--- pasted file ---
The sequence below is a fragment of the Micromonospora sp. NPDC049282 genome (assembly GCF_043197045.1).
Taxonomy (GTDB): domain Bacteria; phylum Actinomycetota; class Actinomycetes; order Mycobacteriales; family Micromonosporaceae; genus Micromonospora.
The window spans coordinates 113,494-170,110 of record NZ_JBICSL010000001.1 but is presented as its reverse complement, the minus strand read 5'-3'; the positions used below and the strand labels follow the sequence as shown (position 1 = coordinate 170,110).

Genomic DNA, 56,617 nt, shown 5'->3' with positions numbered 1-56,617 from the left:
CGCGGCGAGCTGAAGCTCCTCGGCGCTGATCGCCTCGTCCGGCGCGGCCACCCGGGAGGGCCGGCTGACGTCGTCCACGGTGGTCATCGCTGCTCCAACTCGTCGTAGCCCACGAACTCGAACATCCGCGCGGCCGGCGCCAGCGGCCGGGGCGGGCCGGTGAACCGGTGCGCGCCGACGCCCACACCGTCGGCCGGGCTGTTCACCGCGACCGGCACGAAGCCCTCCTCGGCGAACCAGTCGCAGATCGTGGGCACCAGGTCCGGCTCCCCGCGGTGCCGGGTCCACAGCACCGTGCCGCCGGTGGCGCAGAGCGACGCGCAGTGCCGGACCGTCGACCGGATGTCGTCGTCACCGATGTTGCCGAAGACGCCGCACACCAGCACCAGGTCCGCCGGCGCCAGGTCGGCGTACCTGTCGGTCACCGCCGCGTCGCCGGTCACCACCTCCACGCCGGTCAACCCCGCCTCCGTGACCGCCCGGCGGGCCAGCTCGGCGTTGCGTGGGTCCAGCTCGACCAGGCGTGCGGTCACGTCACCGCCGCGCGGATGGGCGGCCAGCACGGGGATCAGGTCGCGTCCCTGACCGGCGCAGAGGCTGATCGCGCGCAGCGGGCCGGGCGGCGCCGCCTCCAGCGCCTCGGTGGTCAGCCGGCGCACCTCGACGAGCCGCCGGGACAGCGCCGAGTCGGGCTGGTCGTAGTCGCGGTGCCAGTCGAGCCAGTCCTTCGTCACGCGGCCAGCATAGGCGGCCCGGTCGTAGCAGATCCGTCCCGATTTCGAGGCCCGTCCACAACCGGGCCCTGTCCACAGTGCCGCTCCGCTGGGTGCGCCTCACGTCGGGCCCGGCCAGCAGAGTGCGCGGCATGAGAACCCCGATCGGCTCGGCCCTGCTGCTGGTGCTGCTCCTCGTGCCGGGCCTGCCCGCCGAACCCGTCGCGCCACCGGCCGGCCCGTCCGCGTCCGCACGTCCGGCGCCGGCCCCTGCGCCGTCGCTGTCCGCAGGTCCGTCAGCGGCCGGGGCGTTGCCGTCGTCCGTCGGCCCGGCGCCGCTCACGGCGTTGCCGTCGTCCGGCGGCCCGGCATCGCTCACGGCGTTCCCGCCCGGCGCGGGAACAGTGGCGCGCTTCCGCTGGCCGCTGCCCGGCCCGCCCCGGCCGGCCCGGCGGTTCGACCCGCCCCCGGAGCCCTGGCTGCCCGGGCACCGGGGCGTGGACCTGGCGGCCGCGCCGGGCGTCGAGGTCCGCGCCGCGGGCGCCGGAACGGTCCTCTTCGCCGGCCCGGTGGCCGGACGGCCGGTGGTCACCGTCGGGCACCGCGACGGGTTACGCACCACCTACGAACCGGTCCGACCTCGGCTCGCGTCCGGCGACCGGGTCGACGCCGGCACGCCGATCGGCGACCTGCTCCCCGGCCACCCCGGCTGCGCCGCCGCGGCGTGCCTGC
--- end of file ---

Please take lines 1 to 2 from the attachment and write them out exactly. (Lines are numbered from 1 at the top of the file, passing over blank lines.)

The sequence below is a fragment of the Micromonospora sp. NPDC049282 genome (assembly GCF_043197045.1).
Taxonomy (GTDB): domain Bacteria; phylum Actinomycetota; class Actinomycetes; order Mycobacteriales; family Micromonosporaceae; genus Micromonospora.